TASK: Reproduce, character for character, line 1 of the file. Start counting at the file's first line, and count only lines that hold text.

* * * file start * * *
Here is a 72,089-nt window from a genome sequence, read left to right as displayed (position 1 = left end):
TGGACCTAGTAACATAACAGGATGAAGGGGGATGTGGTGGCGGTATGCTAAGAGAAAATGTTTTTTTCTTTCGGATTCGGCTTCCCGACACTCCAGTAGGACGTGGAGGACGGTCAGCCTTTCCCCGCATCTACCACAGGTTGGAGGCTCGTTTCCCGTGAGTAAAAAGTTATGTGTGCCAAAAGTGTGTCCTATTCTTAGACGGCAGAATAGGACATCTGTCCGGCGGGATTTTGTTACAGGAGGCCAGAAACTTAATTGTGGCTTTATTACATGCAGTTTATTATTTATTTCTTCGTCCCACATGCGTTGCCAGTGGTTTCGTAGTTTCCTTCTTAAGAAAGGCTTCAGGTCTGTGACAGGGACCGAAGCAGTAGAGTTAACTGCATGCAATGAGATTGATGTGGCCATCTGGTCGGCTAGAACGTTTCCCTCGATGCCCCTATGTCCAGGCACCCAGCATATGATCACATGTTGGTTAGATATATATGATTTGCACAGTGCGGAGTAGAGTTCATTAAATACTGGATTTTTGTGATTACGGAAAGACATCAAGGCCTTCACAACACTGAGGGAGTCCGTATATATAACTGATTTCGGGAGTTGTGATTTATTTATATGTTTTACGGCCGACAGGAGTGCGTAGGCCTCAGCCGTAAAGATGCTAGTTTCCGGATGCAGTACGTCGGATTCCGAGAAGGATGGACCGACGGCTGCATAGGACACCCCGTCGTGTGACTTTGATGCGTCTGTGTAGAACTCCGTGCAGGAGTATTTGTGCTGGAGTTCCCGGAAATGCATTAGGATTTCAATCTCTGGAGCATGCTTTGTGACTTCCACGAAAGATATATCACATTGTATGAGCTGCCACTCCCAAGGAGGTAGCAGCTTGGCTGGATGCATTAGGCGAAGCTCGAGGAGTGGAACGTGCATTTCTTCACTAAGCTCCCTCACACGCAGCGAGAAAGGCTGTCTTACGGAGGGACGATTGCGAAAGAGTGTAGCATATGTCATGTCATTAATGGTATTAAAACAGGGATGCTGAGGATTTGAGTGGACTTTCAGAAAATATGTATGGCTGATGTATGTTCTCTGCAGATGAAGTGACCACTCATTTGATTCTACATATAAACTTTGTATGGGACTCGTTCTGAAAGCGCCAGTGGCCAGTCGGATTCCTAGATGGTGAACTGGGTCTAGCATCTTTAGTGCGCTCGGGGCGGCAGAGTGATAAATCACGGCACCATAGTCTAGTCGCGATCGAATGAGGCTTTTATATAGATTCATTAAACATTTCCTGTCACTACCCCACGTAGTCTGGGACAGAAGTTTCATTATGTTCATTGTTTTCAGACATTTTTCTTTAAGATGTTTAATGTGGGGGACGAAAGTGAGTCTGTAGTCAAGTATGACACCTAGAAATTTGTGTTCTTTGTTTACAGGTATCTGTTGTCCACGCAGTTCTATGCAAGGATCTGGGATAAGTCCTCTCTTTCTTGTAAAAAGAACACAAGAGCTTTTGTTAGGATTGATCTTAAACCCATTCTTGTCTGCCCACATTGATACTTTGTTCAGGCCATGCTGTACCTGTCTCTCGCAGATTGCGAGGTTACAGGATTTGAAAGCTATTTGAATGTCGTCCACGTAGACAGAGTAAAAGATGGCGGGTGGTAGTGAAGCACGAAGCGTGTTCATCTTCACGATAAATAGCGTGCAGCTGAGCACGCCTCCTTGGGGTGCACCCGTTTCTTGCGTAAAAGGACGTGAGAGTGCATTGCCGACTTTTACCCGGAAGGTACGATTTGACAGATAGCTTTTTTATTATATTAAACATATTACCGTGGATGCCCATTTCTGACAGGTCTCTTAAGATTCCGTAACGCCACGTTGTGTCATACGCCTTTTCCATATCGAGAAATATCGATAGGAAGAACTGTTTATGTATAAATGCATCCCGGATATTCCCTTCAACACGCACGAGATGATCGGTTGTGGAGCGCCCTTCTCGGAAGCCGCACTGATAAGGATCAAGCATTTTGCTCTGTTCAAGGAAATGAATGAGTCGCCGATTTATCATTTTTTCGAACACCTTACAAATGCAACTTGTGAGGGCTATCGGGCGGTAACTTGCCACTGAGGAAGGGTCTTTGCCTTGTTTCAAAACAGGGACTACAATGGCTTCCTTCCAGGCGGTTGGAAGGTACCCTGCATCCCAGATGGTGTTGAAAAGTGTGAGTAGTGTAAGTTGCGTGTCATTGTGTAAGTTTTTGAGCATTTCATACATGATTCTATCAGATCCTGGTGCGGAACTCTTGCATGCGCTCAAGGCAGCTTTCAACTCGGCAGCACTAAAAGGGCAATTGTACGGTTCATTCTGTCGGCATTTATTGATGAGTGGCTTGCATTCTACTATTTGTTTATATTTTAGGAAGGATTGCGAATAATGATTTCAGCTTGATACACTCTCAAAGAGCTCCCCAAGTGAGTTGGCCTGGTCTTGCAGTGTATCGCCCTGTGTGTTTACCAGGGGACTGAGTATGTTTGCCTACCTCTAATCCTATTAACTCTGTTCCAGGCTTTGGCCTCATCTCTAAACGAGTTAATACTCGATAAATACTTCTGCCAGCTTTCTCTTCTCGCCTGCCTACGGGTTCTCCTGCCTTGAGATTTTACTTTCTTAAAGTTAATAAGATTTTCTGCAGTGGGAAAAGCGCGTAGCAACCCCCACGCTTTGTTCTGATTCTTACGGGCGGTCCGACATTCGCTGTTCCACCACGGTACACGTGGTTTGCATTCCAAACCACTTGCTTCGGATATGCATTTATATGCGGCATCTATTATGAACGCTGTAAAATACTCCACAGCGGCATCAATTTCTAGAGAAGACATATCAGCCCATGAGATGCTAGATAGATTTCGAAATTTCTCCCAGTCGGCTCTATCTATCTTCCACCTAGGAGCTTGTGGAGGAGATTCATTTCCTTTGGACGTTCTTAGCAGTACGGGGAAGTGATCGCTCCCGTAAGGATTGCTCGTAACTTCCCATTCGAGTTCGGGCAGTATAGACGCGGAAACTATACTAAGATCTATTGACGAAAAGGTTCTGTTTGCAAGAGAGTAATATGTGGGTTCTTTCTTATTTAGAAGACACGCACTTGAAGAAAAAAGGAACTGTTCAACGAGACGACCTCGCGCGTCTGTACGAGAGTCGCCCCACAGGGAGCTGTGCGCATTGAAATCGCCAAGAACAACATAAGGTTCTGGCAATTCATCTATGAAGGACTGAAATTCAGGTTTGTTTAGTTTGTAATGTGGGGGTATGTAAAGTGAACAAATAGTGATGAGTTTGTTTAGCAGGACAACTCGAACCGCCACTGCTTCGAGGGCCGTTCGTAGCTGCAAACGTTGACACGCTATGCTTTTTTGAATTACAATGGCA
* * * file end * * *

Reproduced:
Here is a 72,089-nt window from a genome sequence, read left to right as displayed (position 1 = left end):